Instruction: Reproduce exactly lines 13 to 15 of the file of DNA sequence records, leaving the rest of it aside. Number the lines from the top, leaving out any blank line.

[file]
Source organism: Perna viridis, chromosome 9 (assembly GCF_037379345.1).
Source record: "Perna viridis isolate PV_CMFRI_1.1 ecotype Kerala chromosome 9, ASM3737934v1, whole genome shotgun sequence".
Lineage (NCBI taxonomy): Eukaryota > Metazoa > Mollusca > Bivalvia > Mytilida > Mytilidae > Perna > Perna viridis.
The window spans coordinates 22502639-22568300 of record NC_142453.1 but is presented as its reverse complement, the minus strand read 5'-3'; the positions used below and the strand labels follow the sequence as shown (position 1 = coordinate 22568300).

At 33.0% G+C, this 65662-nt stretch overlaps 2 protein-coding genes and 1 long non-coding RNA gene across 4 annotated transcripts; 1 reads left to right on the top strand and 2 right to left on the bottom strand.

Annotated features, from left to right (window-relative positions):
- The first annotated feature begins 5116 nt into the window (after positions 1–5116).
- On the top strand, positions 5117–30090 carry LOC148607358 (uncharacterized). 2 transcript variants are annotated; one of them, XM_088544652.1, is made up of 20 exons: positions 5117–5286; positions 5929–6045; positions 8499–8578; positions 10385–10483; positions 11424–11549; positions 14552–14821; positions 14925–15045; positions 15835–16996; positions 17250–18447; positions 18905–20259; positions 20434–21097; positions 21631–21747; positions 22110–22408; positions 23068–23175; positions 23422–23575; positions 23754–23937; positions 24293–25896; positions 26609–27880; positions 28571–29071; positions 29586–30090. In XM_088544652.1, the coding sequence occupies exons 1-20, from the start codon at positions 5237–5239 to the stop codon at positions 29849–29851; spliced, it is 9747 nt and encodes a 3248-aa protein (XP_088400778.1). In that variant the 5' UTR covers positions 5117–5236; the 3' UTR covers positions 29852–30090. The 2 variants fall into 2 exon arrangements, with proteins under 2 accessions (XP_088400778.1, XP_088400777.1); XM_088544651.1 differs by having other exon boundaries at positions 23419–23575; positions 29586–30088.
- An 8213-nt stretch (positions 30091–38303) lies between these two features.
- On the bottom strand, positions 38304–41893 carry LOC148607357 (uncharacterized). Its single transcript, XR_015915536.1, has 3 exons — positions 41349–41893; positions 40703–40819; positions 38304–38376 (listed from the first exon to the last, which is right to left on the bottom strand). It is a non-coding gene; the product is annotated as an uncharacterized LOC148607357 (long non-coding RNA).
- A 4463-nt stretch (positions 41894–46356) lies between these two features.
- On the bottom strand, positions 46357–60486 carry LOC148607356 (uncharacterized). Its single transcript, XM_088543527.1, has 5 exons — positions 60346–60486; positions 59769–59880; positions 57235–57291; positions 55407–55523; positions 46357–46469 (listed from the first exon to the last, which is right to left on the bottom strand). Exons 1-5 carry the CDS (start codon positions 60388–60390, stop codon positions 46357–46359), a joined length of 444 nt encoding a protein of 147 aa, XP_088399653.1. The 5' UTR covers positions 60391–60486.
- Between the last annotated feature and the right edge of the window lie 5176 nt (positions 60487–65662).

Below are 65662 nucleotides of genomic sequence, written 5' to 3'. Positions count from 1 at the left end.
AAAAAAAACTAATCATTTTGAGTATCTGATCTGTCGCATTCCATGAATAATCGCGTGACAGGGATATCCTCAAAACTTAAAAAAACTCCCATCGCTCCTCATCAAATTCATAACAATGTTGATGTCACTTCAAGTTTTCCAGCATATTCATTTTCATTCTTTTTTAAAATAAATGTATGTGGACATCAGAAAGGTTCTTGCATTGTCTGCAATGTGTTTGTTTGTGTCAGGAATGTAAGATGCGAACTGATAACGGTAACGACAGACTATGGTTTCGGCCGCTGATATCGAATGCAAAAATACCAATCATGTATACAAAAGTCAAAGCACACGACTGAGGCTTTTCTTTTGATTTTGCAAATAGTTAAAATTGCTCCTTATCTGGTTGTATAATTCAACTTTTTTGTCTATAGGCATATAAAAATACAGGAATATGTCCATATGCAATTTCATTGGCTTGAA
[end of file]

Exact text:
- Between the last annotated feature and the right edge of the window lie 5176 nt (positions 60487–65662).

Below are 65662 nucleotides of genomic sequence, written 5' to 3'. Positions count from 1 at the left end.
AAAAAAAACTAATCATTTTGAGTATCTGATCTGTCGCATTCCATGAATAATCGCGTGACAGGGATATCCTCAAAACTTAAAAAAACTCCCATCGCTCCTCATCAAATTCATAACAATGTTGATGTCACTTCAAGTTTTCCAGCATATTCATTTTCATTCTTTTTTAAAATAAATGTATGTGGACATCAGAAAGGTTCTTGCATTGTCTGCAATGTGTTTGTTTGTGTCAGGAATGTAAGATGCGAACTGATAACGGTAACGACAGACTATGGTTTCGGCCGCTGATATCGAATGCAAAAATACCAATCATGTATACAAAAGTCAAAGCACACGACTGAGGCTTTTCTTTTGATTTTGCAAATAGTTAAAATTGCTCCTTATCTGGTTGTATAATTCAACTTTTTTGTCTATAGGCATATAAAAATACAGGAATATGTCCATATGCAATTTCATTGGCTTGAA